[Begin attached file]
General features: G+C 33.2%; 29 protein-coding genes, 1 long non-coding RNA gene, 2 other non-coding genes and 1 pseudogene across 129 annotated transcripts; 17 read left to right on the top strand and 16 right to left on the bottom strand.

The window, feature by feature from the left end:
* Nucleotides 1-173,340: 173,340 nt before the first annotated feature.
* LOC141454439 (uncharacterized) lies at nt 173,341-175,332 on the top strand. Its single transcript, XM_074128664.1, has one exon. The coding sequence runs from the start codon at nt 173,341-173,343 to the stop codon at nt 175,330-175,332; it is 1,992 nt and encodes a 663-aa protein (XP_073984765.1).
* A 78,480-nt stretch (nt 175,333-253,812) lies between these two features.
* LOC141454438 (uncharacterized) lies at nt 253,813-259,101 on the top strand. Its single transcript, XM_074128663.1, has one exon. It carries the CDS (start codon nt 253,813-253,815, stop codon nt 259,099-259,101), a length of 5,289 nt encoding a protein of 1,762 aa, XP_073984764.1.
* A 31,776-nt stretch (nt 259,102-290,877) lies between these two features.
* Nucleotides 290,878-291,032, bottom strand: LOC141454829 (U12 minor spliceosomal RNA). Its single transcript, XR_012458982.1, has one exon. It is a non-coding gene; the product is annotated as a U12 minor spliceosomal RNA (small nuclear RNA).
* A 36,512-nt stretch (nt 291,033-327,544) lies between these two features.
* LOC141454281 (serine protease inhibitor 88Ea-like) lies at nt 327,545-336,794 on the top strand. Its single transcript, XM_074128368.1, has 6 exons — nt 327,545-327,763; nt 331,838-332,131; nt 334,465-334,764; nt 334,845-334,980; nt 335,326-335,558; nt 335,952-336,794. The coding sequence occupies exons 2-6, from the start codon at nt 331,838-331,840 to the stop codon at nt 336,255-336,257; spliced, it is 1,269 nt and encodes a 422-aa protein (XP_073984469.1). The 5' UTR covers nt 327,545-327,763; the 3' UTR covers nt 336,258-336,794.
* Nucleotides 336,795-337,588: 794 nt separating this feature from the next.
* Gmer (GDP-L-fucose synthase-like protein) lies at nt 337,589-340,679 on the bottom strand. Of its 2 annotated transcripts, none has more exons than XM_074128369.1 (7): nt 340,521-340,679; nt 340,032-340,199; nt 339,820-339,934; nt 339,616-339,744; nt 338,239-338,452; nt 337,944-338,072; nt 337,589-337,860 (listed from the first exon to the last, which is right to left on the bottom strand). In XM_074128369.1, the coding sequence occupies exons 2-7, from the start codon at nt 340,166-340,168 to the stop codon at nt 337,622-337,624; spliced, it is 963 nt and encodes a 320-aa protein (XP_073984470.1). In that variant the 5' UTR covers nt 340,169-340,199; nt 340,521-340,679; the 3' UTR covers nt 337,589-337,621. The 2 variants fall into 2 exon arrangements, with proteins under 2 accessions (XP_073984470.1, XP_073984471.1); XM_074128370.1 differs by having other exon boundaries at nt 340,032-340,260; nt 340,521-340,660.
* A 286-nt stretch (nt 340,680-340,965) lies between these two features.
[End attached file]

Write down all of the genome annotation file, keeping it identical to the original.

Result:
General features: G+C 33.2%; 29 protein-coding genes, 1 long non-coding RNA gene, 2 other non-coding genes and 1 pseudogene across 129 annotated transcripts; 17 read left to right on the top strand and 16 right to left on the bottom strand.

The window, feature by feature from the left end:
* Nucleotides 1-173,340: 173,340 nt before the first annotated feature.
* LOC141454439 (uncharacterized) lies at nt 173,341-175,332 on the top strand. Its single transcript, XM_074128664.1, has one exon. The coding sequence runs from the start codon at nt 173,341-173,343 to the stop codon at nt 175,330-175,332; it is 1,992 nt and encodes a 663-aa protein (XP_073984765.1).
* A 78,480-nt stretch (nt 175,333-253,812) lies between these two features.
* LOC141454438 (uncharacterized) lies at nt 253,813-259,101 on the top strand. Its single transcript, XM_074128663.1, has one exon. It carries the CDS (start codon nt 253,813-253,815, stop codon nt 259,099-259,101), a length of 5,289 nt encoding a protein of 1,762 aa, XP_073984764.1.
* A 31,776-nt stretch (nt 259,102-290,877) lies between these two features.
* Nucleotides 290,878-291,032, bottom strand: LOC141454829 (U12 minor spliceosomal RNA). Its single transcript, XR_012458982.1, has one exon. It is a non-coding gene; the product is annotated as a U12 minor spliceosomal RNA (small nuclear RNA).
* A 36,512-nt stretch (nt 291,033-327,544) lies between these two features.
* LOC141454281 (serine protease inhibitor 88Ea-like) lies at nt 327,545-336,794 on the top strand. Its single transcript, XM_074128368.1, has 6 exons — nt 327,545-327,763; nt 331,838-332,131; nt 334,465-334,764; nt 334,845-334,980; nt 335,326-335,558; nt 335,952-336,794. The coding sequence occupies exons 2-6, from the start codon at nt 331,838-331,840 to the stop codon at nt 336,255-336,257; spliced, it is 1,269 nt and encodes a 422-aa protein (XP_073984469.1). The 5' UTR covers nt 327,545-327,763; the 3' UTR covers nt 336,258-336,794.
* Nucleotides 336,795-337,588: 794 nt separating this feature from the next.
* Gmer (GDP-L-fucose synthase-like protein) lies at nt 337,589-340,679 on the bottom strand. Of its 2 annotated transcripts, none has more exons than XM_074128369.1 (7): nt 340,521-340,679; nt 340,032-340,199; nt 339,820-339,934; nt 339,616-339,744; nt 338,239-338,452; nt 337,944-338,072; nt 337,589-337,860 (listed from the first exon to the last, which is right to left on the bottom strand). In XM_074128369.1, the coding sequence occupies exons 2-7, from the start codon at nt 340,166-340,168 to the stop codon at nt 337,622-337,624; spliced, it is 963 nt and encodes a 320-aa protein (XP_073984470.1). In that variant the 5' UTR covers nt 340,169-340,199; nt 340,521-340,679; the 3' UTR covers nt 337,589-337,621. The 2 variants fall into 2 exon arrangements, with proteins under 2 accessions (XP_073984470.1, XP_073984471.1); XM_074128370.1 differs by having other exon boundaries at nt 340,032-340,260; nt 340,521-340,660.
* A 286-nt stretch (nt 340,680-340,965) lies between these two features.